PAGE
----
THE MARQUESS OF LONDON-DENRRY
asked Her Majesty's Government whether their attention had been drawn to a paragraph in The Dublin Daily Express of Thursday, February 9th, which, referring to "The State of Kerry," stated that— 1345On Monday and Tuesday nights a number of men, who were disguised with masks awl sackcloth over their clothes, visited the houses of several farmers in the district between Tralee and the Spa, and demanded money and arms. In most instances they were successful. The gang also surrounded the car on which a clergyman was driving to visit a sick lady, but when they found who their prisoner was they ran off;whether such paragraph was correct; and, if so, whether any person or persons had been made amenable for any or all of these outrages? He said when last he addressed their Lordships he drew attention to the increase of serious crime in Kerry and Clare, and referred to the sources of information open to the public in the daily Press. For venturing to do so he was taken to task by the noble and learned Lord on the Woolsack, who accused him of credulity in believing what he read in its columns. In order that he might not again incur that censure he would simply invite the attention of the Government to such statements, and leave them to either contradict or explain them as best they could. As the Irish Executive was represented in their Lordships' House, he proposed whenever paragraphs of a similar character appeared in the Press, to call attention to them in like manner.
§ Loan ACTON
said, he would endeavour as briefly as possible to satisfy the vigilant curiosity of the noble Marquess. The statement quoted with regard to outrages in Kerry which happened to have appeared at the same time in several other Irish Party newspapers was as it was there given entirely untrue. It was true that at the time and place specified certain persons did combine together and did proceed from house to house carrying away all the money they could obtain. But those "armed moonlighters" were children inoffensively keeping, as it appeared, according to local custom, a religious anniversary. The 5th November celebration was not kept, as their Lordships were aware, in that part of the country, and Guy Fawkes had been there dropped out of the calendar but on St. Bridget's eve the children went about dancing and singing and extracting coppers from their neighbours. They had even a weapon of offence. Their weapon of offence was a broomstick dressed up and decorated like a doll, and technically called a "Biddy." This was 1346 not the first time in the Session that the noble Marquess, With his great opportunities and advantages of knowing the state of Irish affairs, had challenged the Government upon them, and he ventured to entertain the hope that it would not be the last.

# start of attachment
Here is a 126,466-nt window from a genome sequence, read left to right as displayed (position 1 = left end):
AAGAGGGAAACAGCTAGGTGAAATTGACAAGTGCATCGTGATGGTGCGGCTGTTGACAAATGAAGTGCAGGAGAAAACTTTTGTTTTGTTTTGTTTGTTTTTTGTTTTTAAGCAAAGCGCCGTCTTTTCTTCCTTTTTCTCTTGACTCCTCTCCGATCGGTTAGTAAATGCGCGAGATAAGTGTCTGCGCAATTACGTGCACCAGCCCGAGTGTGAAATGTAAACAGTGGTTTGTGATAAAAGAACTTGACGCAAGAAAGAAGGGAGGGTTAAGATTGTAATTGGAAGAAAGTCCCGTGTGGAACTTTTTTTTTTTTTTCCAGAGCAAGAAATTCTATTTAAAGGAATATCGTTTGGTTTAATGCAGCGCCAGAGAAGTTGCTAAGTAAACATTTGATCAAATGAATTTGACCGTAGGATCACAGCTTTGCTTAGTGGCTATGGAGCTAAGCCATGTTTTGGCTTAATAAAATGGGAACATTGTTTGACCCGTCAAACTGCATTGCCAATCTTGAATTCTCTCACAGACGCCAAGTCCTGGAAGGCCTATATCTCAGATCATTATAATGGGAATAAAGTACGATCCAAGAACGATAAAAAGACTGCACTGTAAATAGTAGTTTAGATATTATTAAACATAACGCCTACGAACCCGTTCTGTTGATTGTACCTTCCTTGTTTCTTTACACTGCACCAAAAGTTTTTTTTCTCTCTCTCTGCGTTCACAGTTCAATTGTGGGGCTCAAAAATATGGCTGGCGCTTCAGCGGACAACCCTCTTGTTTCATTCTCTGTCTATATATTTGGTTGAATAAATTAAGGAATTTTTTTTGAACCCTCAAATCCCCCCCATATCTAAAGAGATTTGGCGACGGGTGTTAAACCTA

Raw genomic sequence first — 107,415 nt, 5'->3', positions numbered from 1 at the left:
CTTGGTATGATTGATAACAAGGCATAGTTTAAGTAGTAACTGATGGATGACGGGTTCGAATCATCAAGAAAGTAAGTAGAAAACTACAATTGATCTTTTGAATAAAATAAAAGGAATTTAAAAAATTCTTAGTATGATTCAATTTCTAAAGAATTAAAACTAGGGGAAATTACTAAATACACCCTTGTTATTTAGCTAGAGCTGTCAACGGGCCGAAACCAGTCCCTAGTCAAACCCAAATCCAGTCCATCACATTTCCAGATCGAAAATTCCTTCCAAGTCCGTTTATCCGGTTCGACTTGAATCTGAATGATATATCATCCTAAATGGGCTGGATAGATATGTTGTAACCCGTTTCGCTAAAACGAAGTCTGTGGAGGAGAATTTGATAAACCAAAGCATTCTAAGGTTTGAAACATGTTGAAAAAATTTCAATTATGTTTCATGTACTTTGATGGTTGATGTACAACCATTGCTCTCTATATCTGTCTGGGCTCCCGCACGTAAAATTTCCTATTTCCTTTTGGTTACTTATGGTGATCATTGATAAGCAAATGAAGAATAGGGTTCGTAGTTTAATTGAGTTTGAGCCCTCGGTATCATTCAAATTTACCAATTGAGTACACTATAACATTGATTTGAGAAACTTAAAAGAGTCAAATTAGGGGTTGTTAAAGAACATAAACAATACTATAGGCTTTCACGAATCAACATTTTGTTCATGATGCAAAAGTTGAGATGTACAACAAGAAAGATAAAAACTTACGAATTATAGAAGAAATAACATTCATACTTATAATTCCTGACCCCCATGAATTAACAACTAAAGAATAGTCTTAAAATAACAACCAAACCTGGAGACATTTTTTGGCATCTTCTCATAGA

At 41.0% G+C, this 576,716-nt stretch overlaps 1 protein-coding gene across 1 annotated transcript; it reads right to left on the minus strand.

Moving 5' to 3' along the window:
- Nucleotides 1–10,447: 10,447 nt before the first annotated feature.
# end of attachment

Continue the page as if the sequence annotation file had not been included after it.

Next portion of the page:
§ THE MARQUESS OF LONDONDERRY
said, he could not but think their Lordships had received with a certain amount of surprise the statement just made, and he thought the British public when they read in the papers tomorrow the noble Lord's assertions with regard to what could only be described as raids on dwelling houses, but which the noble Lord had treated as simply the pranks of children in a part of Ireland regarded by Her Majesty's Government as being in a condition by no means satisfactory, would not consider it a satisfactory answer to the question. He would not, however, press the matter further—but would simply draw attention to the fact that the "children" alluded to must have been very precocious, as they took the precaution of disguising themselves with masks and sackcloth—if the noble Lord would assure their Lordships from the information he has received that these attacks on dwelling houses in Kerry were merely the freaks of children celebrating the wake of "Biddy," or whoever the person might be, and were not in any way connected with that system of moonlighting which had gained for the county an unenviable notoriety during the past few months.
§ LORD ACTON
said, he had forgotten to state that the children were disguised or got up in some sort of costume, and he might also have stated that the entire story was a hoax.